Who Says The Federal Stimulus Package Isn't Working and Helping Small Business?
For those skeptics who really don't understand economics, here is a broad overview of the concept. I will keep the numbers small in my example, because reality is in hundreds of billions.
The government invests a hundred dollars in constructing or remodeling an existing building. It really doesn't matter which, and for the purpose of this article, I will call that a job. Will that help small business? Probably not, at this point. First of all, the small business doesn't have the technology or financial ability to compete for the job in question. Secondly, the small business can't process the tremendous amount of paperwork needed. So we need to rely on a larger, more sophisticated organization to package up the job for reallocation to the small business. So what does this mean?
The skeptic looks at the hundred dollars of hard earned tax dollars as going to a few select large companies, and that is the end of that. That is far from the case, however. The larger organization subcontracts pieces of the job to small businesses. What is really important here is that the distribution of the job creates economic impact. This is where the real difference is made, not on the initial award of the hundred dollar job.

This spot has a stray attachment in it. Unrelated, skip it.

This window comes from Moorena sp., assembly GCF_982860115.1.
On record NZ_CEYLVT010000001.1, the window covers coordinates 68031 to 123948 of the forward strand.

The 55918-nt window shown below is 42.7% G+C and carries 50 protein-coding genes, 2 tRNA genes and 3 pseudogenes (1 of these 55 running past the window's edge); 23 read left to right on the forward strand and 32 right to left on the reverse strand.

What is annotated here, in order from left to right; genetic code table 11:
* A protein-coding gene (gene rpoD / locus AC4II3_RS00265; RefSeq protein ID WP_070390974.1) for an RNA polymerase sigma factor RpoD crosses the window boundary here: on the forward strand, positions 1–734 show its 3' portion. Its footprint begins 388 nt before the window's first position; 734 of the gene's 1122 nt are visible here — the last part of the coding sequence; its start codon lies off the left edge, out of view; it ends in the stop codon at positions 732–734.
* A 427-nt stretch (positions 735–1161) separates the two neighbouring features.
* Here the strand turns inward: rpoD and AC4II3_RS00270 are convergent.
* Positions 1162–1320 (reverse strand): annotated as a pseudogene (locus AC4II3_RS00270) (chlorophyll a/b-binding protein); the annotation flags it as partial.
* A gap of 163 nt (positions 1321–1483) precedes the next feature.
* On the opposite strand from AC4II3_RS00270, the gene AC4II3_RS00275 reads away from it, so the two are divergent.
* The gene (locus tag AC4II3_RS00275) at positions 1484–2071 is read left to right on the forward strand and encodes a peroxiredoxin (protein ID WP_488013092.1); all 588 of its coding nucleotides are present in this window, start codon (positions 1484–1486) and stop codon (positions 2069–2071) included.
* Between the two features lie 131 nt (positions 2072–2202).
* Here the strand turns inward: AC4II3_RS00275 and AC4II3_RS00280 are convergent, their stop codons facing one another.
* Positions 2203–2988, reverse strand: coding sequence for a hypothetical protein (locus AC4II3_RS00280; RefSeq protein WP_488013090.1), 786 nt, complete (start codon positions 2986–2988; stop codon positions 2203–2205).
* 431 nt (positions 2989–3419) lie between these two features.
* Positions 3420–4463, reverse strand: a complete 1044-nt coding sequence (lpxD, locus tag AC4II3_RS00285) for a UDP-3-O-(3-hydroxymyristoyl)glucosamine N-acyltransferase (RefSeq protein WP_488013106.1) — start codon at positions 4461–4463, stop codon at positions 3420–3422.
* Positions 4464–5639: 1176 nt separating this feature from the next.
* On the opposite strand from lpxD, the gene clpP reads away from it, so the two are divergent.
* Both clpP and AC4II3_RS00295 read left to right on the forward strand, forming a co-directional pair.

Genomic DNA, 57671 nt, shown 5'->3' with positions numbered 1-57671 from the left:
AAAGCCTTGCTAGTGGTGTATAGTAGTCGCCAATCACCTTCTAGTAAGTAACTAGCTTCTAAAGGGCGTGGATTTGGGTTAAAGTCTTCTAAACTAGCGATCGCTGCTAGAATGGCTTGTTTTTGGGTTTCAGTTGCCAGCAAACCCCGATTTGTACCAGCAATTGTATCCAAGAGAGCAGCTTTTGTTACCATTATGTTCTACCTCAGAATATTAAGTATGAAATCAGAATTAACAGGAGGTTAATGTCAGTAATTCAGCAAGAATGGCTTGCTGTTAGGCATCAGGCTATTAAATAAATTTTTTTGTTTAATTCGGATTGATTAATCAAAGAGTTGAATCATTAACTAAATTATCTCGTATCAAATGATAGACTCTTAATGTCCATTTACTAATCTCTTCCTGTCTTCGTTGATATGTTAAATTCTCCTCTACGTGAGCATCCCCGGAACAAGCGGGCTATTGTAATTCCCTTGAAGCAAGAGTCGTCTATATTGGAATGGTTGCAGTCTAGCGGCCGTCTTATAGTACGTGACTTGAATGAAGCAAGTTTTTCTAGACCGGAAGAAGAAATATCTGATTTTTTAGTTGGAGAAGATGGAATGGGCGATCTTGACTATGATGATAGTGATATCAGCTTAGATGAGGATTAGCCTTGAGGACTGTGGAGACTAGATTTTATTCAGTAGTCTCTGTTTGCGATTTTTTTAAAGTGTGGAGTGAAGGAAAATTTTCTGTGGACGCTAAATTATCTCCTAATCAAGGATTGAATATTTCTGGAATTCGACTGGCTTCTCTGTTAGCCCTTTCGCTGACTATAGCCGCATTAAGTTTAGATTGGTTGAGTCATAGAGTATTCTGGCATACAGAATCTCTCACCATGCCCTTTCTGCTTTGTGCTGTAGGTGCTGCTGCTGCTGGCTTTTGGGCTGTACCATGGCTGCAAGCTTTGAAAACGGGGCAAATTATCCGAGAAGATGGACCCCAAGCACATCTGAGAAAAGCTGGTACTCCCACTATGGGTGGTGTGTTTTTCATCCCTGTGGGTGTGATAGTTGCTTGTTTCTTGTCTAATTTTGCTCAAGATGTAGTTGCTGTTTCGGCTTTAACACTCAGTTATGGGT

The small business completes their portion of the job, receives the funds, and spends the money. To do a quick summary, the small business pays for labor and buys equipment and materials; the amount left over is profit to the small business owner. The process doesn't stop here. The small business owner pays house payments, buys groceries, pays for school clothes, etc. Those vendors receive the money, and they, in turn, spend it in the same fashion. The underlying economic impact is that the hundred dollar job has filtered through the system and created an estimated six times in economic impact. That's $600 in buying power, launched into the local community, where the job takes place. On a more realistic scale, $300 billion would convert to $1.8 trillion in spending nationwide.
It takes time for the federal stimulus package filtering process to happen, and chances are that the skeptic is realizing some of the impact, whether they know it or not. It is far better to see our tax dollars spent on internal construction projects and programs than it would be to see these dollars flow outside our borders. Keeping this type of spending will eventually help in these troubled times and benefit Americans in one form or another.
Author: Michael Katzenberger, Maid to Perfection Global, Inc.
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